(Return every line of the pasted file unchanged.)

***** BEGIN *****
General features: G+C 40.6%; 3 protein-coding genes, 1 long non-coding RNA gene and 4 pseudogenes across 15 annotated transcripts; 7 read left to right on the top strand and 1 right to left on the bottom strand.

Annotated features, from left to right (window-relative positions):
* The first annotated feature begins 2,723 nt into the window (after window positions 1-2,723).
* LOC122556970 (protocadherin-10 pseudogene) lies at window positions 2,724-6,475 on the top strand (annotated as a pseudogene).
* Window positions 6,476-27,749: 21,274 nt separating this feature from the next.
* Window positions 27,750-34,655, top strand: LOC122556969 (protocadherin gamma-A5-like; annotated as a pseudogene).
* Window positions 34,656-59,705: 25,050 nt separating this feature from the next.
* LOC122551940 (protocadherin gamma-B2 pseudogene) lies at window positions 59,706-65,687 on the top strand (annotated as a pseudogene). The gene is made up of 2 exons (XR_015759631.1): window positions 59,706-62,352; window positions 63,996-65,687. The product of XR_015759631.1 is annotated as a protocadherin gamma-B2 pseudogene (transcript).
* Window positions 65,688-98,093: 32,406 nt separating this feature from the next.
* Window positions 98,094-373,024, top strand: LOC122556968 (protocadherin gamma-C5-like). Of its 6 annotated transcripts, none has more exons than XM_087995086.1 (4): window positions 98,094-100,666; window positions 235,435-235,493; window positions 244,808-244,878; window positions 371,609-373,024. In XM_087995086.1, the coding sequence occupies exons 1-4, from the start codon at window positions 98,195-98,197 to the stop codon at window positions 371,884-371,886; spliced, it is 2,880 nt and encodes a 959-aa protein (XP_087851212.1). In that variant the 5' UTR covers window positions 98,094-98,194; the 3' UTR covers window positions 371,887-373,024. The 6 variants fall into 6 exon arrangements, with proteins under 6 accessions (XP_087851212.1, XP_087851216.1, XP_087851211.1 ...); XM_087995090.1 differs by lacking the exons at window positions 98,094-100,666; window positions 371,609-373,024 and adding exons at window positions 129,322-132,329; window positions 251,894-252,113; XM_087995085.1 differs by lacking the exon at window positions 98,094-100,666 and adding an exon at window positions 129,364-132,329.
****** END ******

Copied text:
General features: G+C 40.6%; 3 protein-coding genes, 1 long non-coding RNA gene and 4 pseudogenes across 15 annotated transcripts; 7 read left to right on the top strand and 1 right to left on the bottom strand.

Annotated features, from left to right (window-relative positions):
* The first annotated feature begins 2,723 nt into the window (after window positions 1-2,723).
* LOC122556970 (protocadherin-10 pseudogene) lies at window positions 2,724-6,475 on the top strand (annotated as a pseudogene).
* Window positions 6,476-27,749: 21,274 nt separating this feature from the next.
* Window positions 27,750-34,655, top strand: LOC122556969 (protocadherin gamma-A5-like; annotated as a pseudogene).
* Window positions 34,656-59,705: 25,050 nt separating this feature from the next.
* LOC122551940 (protocadherin gamma-B2 pseudogene) lies at window positions 59,706-65,687 on the top strand (annotated as a pseudogene). The gene is made up of 2 exons (XR_015759631.1): window positions 59,706-62,352; window positions 63,996-65,687. The product of XR_015759631.1 is annotated as a protocadherin gamma-B2 pseudogene (transcript).
* Window positions 65,688-98,093: 32,406 nt separating this feature from the next.
* Window positions 98,094-373,024, top strand: LOC122556968 (protocadherin gamma-C5-like). Of its 6 annotated transcripts, none has more exons than XM_087995086.1 (4): window positions 98,094-100,666; window positions 235,435-235,493; window positions 244,808-244,878; window positions 371,609-373,024. In XM_087995086.1, the coding sequence occupies exons 1-4, from the start codon at window positions 98,195-98,197 to the stop codon at window positions 371,884-371,886; spliced, it is 2,880 nt and encodes a 959-aa protein (XP_087851212.1). In that variant the 5' UTR covers window positions 98,094-98,194; the 3' UTR covers window positions 371,887-373,024. The 6 variants fall into 6 exon arrangements, with proteins under 6 accessions (XP_087851212.1, XP_087851216.1, XP_087851211.1 ...); XM_087995090.1 differs by lacking the exons at window positions 98,094-100,666; window positions 371,609-373,024 and adding exons at window positions 129,322-132,329; window positions 251,894-252,113; XM_087995085.1 differs by lacking the exon at window positions 98,094-100,666 and adding an exon at window positions 129,364-132,329.